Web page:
# “Hole statistics of equilibrium 2D and 3D hard-sphere crystals” is Published in The Journal of Chemical Physics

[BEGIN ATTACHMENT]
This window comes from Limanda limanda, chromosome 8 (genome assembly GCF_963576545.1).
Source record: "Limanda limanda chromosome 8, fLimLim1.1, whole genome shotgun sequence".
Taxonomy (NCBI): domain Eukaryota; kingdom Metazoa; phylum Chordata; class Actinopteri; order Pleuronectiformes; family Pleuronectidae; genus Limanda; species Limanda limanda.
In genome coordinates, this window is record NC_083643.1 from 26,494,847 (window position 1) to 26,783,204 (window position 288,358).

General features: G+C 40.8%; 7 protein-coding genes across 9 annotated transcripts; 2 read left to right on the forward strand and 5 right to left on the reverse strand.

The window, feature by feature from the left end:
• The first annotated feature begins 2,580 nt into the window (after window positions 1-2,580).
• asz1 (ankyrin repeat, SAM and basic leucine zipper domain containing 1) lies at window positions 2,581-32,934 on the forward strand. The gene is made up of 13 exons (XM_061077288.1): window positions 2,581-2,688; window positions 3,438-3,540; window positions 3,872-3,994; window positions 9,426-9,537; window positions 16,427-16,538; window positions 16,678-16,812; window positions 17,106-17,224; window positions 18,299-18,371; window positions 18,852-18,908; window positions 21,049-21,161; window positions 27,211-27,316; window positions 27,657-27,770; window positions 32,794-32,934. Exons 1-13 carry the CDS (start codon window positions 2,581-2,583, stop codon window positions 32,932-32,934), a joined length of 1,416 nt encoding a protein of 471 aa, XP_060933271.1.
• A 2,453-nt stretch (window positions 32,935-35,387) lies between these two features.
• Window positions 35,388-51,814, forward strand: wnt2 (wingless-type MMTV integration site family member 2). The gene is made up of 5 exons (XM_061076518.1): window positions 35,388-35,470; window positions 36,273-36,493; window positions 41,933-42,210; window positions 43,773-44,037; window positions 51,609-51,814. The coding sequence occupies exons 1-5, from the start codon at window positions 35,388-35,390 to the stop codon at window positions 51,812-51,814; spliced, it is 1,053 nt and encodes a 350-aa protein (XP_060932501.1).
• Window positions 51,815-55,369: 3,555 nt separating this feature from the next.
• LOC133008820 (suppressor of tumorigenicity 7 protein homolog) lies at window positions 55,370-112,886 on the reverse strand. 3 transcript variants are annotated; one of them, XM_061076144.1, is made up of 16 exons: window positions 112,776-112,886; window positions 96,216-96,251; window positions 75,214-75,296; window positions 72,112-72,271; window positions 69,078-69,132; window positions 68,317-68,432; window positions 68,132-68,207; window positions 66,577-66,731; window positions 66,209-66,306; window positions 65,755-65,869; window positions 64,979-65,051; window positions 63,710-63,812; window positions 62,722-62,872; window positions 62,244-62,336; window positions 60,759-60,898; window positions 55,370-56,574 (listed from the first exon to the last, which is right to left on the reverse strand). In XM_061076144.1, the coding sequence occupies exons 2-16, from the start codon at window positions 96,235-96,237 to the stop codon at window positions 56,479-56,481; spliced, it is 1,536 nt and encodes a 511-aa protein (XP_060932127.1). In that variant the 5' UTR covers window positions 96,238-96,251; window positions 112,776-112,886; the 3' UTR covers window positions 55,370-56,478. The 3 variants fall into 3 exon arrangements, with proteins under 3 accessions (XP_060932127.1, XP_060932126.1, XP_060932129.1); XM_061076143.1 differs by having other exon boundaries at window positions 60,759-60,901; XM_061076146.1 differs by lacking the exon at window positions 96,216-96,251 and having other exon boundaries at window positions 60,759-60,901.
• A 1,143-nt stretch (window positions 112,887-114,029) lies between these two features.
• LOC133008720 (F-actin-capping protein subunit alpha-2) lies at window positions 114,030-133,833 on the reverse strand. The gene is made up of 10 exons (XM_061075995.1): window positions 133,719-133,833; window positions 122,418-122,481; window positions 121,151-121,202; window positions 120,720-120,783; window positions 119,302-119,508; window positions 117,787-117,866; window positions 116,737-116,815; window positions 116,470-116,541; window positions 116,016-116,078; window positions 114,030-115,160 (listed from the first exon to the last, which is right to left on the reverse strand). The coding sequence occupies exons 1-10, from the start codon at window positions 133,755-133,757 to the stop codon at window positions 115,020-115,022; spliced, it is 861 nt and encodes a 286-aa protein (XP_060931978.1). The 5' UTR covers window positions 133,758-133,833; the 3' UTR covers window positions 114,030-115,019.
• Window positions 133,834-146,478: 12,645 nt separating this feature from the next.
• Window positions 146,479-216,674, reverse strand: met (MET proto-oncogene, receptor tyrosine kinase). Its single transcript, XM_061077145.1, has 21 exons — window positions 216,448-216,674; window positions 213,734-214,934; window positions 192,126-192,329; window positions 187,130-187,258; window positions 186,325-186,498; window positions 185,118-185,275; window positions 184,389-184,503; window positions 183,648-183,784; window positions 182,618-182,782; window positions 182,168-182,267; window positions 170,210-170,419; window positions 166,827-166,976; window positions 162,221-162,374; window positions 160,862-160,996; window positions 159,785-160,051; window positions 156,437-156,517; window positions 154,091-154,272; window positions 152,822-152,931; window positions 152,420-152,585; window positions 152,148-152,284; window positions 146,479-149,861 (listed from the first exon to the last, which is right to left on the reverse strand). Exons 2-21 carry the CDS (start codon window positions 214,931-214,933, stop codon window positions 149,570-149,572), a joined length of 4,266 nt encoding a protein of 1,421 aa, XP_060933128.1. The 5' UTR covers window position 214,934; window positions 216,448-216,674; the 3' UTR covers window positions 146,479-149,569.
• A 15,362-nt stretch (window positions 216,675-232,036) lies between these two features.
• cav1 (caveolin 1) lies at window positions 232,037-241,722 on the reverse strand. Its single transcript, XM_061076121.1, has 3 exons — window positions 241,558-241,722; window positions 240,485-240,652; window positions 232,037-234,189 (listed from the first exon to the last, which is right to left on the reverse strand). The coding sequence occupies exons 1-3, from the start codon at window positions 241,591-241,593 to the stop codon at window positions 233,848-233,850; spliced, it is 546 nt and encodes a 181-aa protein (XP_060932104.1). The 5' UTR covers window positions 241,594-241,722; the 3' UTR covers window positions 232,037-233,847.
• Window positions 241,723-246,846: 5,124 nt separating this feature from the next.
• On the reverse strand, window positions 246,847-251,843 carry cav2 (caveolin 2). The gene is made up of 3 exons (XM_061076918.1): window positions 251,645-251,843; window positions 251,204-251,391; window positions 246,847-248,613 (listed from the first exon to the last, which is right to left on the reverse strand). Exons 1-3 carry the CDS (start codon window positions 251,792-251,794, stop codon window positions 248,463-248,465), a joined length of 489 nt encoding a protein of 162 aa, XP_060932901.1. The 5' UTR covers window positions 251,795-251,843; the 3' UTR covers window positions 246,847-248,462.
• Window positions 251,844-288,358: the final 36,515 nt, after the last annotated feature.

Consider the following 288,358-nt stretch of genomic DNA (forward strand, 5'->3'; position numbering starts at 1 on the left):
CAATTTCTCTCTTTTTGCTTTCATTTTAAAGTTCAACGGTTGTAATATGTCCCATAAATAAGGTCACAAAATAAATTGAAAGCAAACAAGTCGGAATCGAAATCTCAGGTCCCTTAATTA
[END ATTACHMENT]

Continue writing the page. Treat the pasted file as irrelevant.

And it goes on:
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The probability of finding a spherical “hole” of a given radius \(r\) contains crucial structural information about many-body systems. Such hole statistics, including the void conditional nearest-neighbor probability functions \(G_V(r)\), have been well studied for hard-sphere fluids in \(d\)-dimensional Euclidean space Rd. However, little is known about these functions for hard-sphere crystals for values of \(r\) beyond the hard-sphere diameter, as large holes are extremely rare in crystal phases. To overcome these computational challenges, we introduce a biased-sampling scheme that accurately determines hole statistics for equilibrium hard spheres on ranges of \(r\) that far extend those that could be previously explored. We discover that \(G_V(r)\) in crystal and hexatic states exhibits oscillations whose amplitudes increase rapidly with the packing fraction, which stands in contrast to \(G_V(r)\) that monotonically increases with \(r\) for fluid states. The oscillations in \(G_V(r)\) for 2D crystals are strongly correlated with the local orientational order metric in the vicinity of the holes, and variations in \(G_V(r)\) for 3D states indicate a transition between tetrahedral and octahedral holes, demonstrating the power of \(G_V(r)\) as a probe of local coordination geometry. To further study the statistics of interparticle spacing in hard-sphere systems, we compute the local packing fraction distribution \(f(\phi_l)\) of Delaunay cells and find that, for \(d\leq3\), the excess kurtosis of \(f(\phi_l)\) switches sign at a certain transitional global packing fraction. Our accurate methods to access hole statistics in hard-sphere crystals at the challenging intermediate length scales reported here can be applied to understand the important problem of solvation and hydrophobicity in water at such length scales.